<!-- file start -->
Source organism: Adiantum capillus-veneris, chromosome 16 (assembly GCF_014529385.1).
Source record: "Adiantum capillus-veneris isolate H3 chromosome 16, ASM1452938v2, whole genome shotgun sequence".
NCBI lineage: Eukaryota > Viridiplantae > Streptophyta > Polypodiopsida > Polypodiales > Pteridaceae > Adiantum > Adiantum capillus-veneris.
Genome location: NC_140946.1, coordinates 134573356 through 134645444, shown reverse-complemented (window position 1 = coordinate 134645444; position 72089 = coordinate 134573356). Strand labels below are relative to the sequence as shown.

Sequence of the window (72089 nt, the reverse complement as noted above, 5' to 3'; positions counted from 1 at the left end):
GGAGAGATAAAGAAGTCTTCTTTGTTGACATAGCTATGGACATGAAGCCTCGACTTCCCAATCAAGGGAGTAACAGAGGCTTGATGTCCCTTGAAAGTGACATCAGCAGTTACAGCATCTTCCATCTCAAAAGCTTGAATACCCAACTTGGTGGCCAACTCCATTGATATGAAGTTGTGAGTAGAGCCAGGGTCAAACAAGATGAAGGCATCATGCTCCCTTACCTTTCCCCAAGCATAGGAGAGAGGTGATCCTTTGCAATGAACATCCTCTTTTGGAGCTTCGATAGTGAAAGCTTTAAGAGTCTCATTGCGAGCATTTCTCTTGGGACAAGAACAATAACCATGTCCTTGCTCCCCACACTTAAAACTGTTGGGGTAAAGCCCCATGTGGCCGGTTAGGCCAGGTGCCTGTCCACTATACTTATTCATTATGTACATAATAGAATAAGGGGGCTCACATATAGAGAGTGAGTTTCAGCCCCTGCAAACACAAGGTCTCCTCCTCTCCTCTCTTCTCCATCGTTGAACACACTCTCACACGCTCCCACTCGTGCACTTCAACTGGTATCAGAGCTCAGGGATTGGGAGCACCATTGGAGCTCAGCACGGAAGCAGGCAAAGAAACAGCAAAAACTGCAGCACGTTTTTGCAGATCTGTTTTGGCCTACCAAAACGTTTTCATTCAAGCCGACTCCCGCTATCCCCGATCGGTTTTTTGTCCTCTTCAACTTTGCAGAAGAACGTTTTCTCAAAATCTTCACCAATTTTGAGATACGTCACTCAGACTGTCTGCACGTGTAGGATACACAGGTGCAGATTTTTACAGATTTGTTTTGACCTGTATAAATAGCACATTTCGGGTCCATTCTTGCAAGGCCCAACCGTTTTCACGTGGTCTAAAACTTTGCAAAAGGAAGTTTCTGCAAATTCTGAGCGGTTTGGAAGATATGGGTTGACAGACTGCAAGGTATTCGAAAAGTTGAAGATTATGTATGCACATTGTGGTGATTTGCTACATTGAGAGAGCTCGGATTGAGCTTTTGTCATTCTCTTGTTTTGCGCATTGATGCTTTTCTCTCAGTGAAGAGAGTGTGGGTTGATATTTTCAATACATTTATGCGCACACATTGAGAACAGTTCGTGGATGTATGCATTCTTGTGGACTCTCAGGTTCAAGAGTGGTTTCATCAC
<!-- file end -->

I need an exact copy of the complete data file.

Source organism: Adiantum capillus-veneris, chromosome 16 (assembly GCF_014529385.1).
Source record: "Adiantum capillus-veneris isolate H3 chromosome 16, ASM1452938v2, whole genome shotgun sequence".
NCBI lineage: Eukaryota > Viridiplantae > Streptophyta > Polypodiopsida > Polypodiales > Pteridaceae > Adiantum > Adiantum capillus-veneris.
Genome location: NC_140946.1, coordinates 134573356 through 134645444, shown reverse-complemented (window position 1 = coordinate 134645444; position 72089 = coordinate 134573356). Strand labels below are relative to the sequence as shown.

Sequence of the window (72089 nt, the reverse complement as noted above, 5' to 3'; positions counted from 1 at the left end):
GGAGAGATAAAGAAGTCTTCTTTGTTGACATAGCTATGGACATGAAGCCTCGACTTCCCAATCAAGGGAGTAACAGAGGCTTGATGTCCCTTGAAAGTGACATCAGCAGTTACAGCATCTTCCATCTCAAAAGCTTGAATACCCAACTTGGTGGCCAACTCCATTGATATGAAGTTGTGAGTAGAGCCAGGGTCAAACAAGATGAAGGCATCATGCTCCCTTACCTTTCCCCAAGCATAGGAGAGAGGTGATCCTTTGCAATGAACATCCTCTTTTGGAGCTTCGATAGTGAAAGCTTTAAGAGTCTCATTGCGAGCATTTCTCTTGGGACAAGAACAATAACCATGTCCTTGCTCCCCACACTTAAAACTGTTGGGGTAAAGCCCCATGTGGCCGGTTAGGCCAGGTGCCTGTCCACTATACTTATTCATTATGTACATAATAGAATAAGGGGGCTCACATATAGAGAGTGAGTTTCAGCCCCTGCAAACACAAGGTCTCCTCCTCTCCTCTCTTCTCCATCGTTGAACACACTCTCACACGCTCCCACTCGTGCACTTCAACTGGTATCAGAGCTCAGGGATTGGGAGCACCATTGGAGCTCAGCACGGAAGCAGGCAAAGAAACAGCAAAAACTGCAGCACGTTTTTGCAGATCTGTTTTGGCCTACCAAAACGTTTTCATTCAAGCCGACTCCCGCTATCCCCGATCGGTTTTTTGTCCTCTTCAACTTTGCAGAAGAACGTTTTCTCAAAATCTTCACCAATTTTGAGATACGTCACTCAGACTGTCTGCACGTGTAGGATACACAGGTGCAGATTTTTACAGATTTGTTTTGACCTGTATAAATAGCACATTTCGGGTCCATTCTTGCAAGGCCCAACCGTTTTCACGTGGTCTAAAACTTTGCAAAAGGAAGTTTCTGCAAATTCTGAGCGGTTTGGAAGATATGGGTTGACAGACTGCAAGGTATTCGAAAAGTTGAAGATTATGTATGCACATTGTGGTGATTTGCTACATTGAGAGAGCTCGGATTGAGCTTTTGTCATTCTCTTGTTTTGCGCATTGATGCTTTTCTCTCAGTGAAGAGAGTGTGGGTTGATATTTTCAATACATTTATGCGCACACATTGAGAACAGTTCGTGGATGTATGCATTCTTGTGGACTCTCAGGTTCAAGAGTGGTTTCATCAC